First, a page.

DISCUSSING THE ISSUES — Hospital CEO Nils Gunnersen, far left, talks about the hospital’s progress with director of nursing Darlene Schrantz, center, and Rep. Collins, during a visit to the hospital’s emergency room.
SPRINGVILLE — New York State District 27 Congressman Rep. Chris Collins visited Bertrand Chaffee Hospital on Aug. 5, to learn more about the local hospital, its operations and fundraising needs.
The congressman toured the hospital’s campus, during which he learned about the new technology and updated facilities, including the digital mammography machine, heart center and other developments the hospital has instituted, within the past few years.
Darlene Schrantz, nursing director for the hospital, told Collins about the hospital’s revival, since it emerged from Chapter 11 bankruptcy in 2009.
“The community is very proud of this hospital,” Schrantz explained. “The community raised half a million, to help get us out of bankruptcy. In a town like this, that’s a big deal.”
She added that the hospital’s focus is on stabilizing patients who need immediate care and may not have time to get to a larger hospital in Buffalo or Olean.
“If you’re having chest pains or bleeding, this is the place for you,” she noted. “We’re limited in what we can do, because of our size, but what we’re great at is stabilizing the patient, so that when they are transferred, they don’t have to start over.”
ALL LINED UP — Pictured, from left: Springville Mayor William Krebs, Springville Village Supervisor Tim Horner, Congressman Chris Collins and Bertrand Chaffee Hospital CEO Nils Gunnersen, posed for a photo outside the hospital.
Bertrand Chaffee CEO Nils Gunnersen said that the hospital, which serves a largely rural community, is well-placed to serve those residents who need medical attention but may be able to avoid surgical intervention.
“A lot of people present to the emergency room with chest pain and a significant portion of cardiac [patients] can be managed medically,” Gunnersen said. “We are trying to save locals that trip to Buffalo.”
Gunnersen said that, with the rising cost of health care, rural hospitals like BCH are “perfectly placed” to help alleviate some of those costs.
“Rural and local institutions play a big role in decreasing medical costs, for everybody. If we can keep patients out of the bigger hospitals, where surgical intervention is the go-to, we could be part of the solution for lowering costs globally, if we get the attention we think is deserved.”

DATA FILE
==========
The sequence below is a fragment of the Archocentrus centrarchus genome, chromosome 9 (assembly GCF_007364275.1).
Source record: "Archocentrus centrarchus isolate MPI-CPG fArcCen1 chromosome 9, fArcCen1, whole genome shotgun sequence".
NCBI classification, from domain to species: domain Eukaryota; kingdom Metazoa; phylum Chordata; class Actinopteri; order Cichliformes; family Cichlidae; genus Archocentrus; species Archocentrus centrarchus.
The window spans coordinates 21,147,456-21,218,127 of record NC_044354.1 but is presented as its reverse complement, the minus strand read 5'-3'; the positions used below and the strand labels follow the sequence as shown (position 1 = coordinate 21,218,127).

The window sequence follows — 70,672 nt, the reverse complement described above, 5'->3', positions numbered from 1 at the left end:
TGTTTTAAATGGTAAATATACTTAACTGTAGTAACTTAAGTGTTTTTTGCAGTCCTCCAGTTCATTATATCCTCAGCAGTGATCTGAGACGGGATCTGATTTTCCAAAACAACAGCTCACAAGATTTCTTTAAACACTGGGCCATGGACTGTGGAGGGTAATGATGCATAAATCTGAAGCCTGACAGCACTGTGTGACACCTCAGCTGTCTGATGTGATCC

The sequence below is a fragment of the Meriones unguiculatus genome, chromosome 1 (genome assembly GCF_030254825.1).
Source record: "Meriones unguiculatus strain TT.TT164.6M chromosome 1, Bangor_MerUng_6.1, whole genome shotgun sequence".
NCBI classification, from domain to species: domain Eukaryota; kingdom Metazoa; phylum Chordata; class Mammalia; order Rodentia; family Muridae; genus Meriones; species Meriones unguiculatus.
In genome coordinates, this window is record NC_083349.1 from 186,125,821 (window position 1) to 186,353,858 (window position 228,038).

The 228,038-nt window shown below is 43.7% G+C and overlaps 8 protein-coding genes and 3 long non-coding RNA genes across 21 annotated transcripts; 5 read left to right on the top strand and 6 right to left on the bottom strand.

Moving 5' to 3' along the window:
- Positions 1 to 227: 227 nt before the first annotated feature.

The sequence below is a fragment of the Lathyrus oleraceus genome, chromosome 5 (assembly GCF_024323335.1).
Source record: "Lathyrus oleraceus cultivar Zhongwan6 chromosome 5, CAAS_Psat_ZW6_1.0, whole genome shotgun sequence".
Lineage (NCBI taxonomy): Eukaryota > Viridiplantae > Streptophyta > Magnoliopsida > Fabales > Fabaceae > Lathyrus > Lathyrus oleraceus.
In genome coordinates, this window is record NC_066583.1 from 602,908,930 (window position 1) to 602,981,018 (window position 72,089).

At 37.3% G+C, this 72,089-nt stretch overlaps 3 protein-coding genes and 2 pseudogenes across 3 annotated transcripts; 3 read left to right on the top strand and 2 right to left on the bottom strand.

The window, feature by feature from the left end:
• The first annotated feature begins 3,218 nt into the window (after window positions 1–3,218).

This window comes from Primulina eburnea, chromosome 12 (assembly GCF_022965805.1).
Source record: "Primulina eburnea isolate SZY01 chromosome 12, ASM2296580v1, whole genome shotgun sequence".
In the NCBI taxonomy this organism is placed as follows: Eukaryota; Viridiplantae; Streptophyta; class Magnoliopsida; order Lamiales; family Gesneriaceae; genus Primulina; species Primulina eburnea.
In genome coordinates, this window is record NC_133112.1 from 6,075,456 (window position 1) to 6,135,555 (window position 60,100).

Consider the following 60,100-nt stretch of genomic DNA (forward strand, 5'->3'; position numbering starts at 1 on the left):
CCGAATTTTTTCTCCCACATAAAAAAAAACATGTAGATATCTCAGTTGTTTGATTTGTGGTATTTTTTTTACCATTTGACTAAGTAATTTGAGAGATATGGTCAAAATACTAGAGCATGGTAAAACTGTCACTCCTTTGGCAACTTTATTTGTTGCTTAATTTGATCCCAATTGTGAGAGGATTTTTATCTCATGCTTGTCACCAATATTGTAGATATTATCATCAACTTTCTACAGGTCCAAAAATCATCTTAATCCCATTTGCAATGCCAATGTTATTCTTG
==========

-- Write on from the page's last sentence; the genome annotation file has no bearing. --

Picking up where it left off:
One of the ways the BCH staff has been working to do that, according to Schranz, has been keeping abreast of current technology and hiring staff that also rotates through larger hospitals in Buffalo, to enable them to keep their skills sharp on more complex presentations not typically seen in Springville.
MAN AND MACHINE — The congressman’s tour included technological advances made at the hospital, including the digital mammography machine, pictured above.
“When we make an investment, we want to make sure we’re always offering the A-level,” Gunnersen said, of technology recently added to the BCH services.
Springville Mayor William Krebs said that, from his perspective, “part of Springville’s identity is as a healthcare center. People come from all around. [The hospital is] great to have, from a business standpoint, too.”
As a former private-sector businessman, Collins said he could appreciate that perspective. “You’re serving the needs of the community,” he said. “And should have a good future, moving forward.”
The Congressman said that, the way he sees it, one of the challenges facing healthcare is the cost of providing healthcare that adheres to current standards of care and technology.
“The way we’re impacting the quality of life and extending life, through new drugs and technology, isn’t free. The care you’re getting today is not the care you’d get, 10 or 20 years ago.”
At BCH, the administration pledged to continue working to provide that level of care, as well as continued updates to its campus and facilities. That includes the parking lot, which Gunnersen said still needs additional funding, to allow for renovation.
“We serve an increasingly frail and elderly population and we need to design ways to access the facility,” he explained, gesturing to the current, potholed and cracked pavement lot. “We’re turning over every rock we can, to lower the cost.”
Collins said that, both as a government official and a businessman, he saw value in tackling a project in small pieces, in the right order and looking in the right places for funding.
“With priorities, and I think you’ve got the right ones, but when the roof is leaking, there’s only so many times you can patch it,” he said. “Whether our state pretends to have money or not, the grants are there. You just have to find the right one, to fit your demographic and your issue. It’s about saying, ‘Here’s the grant. How do we connect the dots?’”
In his current capacity, Collins said he had also noticed that letters of support from officials “do work,” when submitted with a grant application, and agreed to write one, in support of the hospital’s parking lot pavement project.
Overall, Gunnersen said that the congressman’s visit was to “not only see the campus, but to see what he can do to help us keep healthcare local. That’s what we do. That’s why we’re here.”
In turn, Collins said that the tour allowed him to see what was really going on, at the community level.
“You can’t beat getting a tour to get a better understanding of the facility,” Collins said. “The more we can get out and about and listen to the issues, the better.”
Bertrand Chaffee Hospital is located at 222-224 East Main St. in Springville. The hospital can be reached at 592-2871 and can be found online at www.bertrandchaffee.com.